Not Buying It: Putting an End to the Tyranny of Madison Avenue by Observing the Sabbath
It started with a half-serious, flippant comment in the kitchen. The phone rang loudly, startling me, and I dropped a bowl full of carefully cut vegetables. Frustrated, I blurted out to my husband, “I’ve had enough of ringing and dinging and tweeting. I want to turn off our devices.”
“All of them?”
“All of them.”
“Even the remote?” It was radical, but the idea was building up momentum. I could feel a supernatural quiet in my heart.
“For how long?”
“Just 24 hours.”
“Why?” His question had the quiver of a man facing a death squad.
“I dunno, to be free of materialism? To live a few quiet hours uninterrupted? To be untraceable?”
As I look back over the last several decades, the transformation into wholesale technologic addiction was a subtle and insidious process: First they gave us recording devices for telephones and television programming was “subsidized” by Madison Avenue. Then 24-hour programming and transatlantic cables and schools that were plugged into a world wide web of carefully constructed cultural doctrine. Then there were phones you could take with you in the car, then those same phones suddenly became appendages you had to take everywhere, until finally, everyone was hooked into monitoring devices that would let anyone find you wherever you went and take your blood pressure at the same time. Always, there was one constant: Advertising—the slow drip-drip-drip of the newest must-have, the latest gotta-be, the trendiest take on cool.
We have all been shackled and enslaved and we didn’t even see it happening. We thought we were being “freed” from religious doctrine, when in actuality we were being hooked up to an IV of sensory opiates.
What do we do about it? Here’s a radical idea. How about observing the Sabbath?
I learned a piece of biblical wisdom this morning: To repent/change course/return is the same Hebraic verb root as to rest/to sit/to recline.
How can that be? It runs counter to everything we learn from kindergarten in this culture, which is driven by information, “likes”, consumption and comfort, and credit scores to facilitate the exchange of currency which has no real value.
Who knew that a day off could become the greatest statement of faith as well as resistance?
When I was little I lived in a community that worshipped together. When the Sabbath arrived, the busy patter of the week fell away and things settled into a softer rhythm, a quiet that was preternatural. Stores were closed. Phones stopped ringing. Cars were tucked into garages like cared-for kids at nap time. People walked wherever they went. They stopped to talk to one another without rushing. There was nothing they had to rush to do and nothing to google or tweet that couldn’t wait.
In its best, purest and intentional form, the Sabbath is not a “no,” but a “yes.” When I think of a Sabbath, I think of the Prophet Daniel, who flung wide the shutters on his windows and performed his thrice-daily prayer ritual so that he would be seen even though to do so was a capital offense. He didn’t throw bricks at the palace , call Nebuchadnezzar a racist thug, or burn down the stores in his neighborhood and topple his statues. He stood still and he prayed. And he rested, listening for that still, small Voice, whispering back, “Hineni,” here I am.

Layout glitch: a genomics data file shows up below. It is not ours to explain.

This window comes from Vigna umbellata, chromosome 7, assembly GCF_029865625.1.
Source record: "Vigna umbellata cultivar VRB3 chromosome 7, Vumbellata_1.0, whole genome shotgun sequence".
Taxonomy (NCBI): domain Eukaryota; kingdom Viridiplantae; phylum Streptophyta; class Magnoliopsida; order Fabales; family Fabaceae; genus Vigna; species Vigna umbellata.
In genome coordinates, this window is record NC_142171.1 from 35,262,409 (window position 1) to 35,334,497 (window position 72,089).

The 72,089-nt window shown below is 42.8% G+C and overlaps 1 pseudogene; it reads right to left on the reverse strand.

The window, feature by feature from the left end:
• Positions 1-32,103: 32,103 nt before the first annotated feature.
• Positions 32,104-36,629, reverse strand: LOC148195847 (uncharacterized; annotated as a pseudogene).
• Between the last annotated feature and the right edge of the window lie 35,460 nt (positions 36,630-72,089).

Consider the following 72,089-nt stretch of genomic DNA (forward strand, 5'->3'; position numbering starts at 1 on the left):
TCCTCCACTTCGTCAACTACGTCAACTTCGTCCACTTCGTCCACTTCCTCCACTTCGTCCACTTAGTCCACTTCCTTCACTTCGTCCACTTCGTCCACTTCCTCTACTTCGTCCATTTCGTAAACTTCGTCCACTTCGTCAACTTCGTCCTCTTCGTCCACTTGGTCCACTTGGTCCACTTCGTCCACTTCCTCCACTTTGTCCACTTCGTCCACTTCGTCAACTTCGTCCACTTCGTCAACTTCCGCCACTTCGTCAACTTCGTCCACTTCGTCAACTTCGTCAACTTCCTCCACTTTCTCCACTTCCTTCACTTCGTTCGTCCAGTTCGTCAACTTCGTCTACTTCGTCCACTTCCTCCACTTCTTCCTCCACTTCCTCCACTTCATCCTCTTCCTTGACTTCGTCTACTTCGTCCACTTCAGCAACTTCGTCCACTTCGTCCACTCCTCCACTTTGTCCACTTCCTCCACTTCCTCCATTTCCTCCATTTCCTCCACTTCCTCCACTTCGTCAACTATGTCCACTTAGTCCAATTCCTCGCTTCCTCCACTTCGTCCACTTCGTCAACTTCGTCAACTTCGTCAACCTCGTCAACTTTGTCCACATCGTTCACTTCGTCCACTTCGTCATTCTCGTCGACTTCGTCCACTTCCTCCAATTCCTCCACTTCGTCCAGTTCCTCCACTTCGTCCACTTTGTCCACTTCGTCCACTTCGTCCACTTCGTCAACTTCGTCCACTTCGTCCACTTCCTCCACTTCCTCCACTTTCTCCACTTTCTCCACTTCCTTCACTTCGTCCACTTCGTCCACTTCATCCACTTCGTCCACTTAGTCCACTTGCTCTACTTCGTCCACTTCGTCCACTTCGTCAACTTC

The world you and I generally live in has very little place for the likes of Daniel. If he existed today, I think he would be tucked in a tenement somewhere in Brooklyn, or on a porch in eastern Tennessee, quiet-like, steadfast, slow-moving but quick-minded, able to read the times without being shaped by them, restful in a world that has no place for rest, no place for contemplation, no hope in the magic of an empty calendar.
Having a Sabbath is not a petty legalism. It is a day set aside, a meaningful mindfulness, and a way to learn every week anew exactly what we do and don’t need.
- Trusting in God, not the government. It reminds us that we belong to the Creator, not the political party trending, that we stand for and against certain things. It is always, first and foremost, a spiritual memorandum.
- Standing against the material theocracy of Madison Ave. All of you are familiar with the aphorism often heard in criminal prosecution: Follow the money. The opposite idea is equally true. If you want to poke the bear, follow the absence of money. If we STOP spending, they’ll start listening.
- Believing that I don’t need to go shopping every day. I don’t need the latest gadget or supplement…I can do without a $5 cup of coffee. Not only are we not buying the product, we’re not buying the lie. We don’t need it.
- Coming to see that I don’t need to track the world or the products they say I need 24/7. What they try to convince us is important is really usually irrelevant to living a life of joy, good health, and loving relationships. The Greek word for evil in the NT is poneros. It’s defined as “Full of toil and labors, annoyances.” That just about sums it up.
- Existing without external (usually anonymous and online) approval. I don’t need the latest trend/tweet/facebook post to know I exist. I can love without broadcasting it or seeking thousands of thumbs up.
- Cultivating contentment, mindfulness and satisfaction with our portion for the day. There is no “more,” just now.
As I contended in my last article, we are living in a pivotal moment in history in which we are engaged in a battle of Titans. There is nothing more radical, more threatening to a global corporate dictatorship than a population of people who can do without everything they’re selling. A Sabbath may in fact be the greatest protest of all.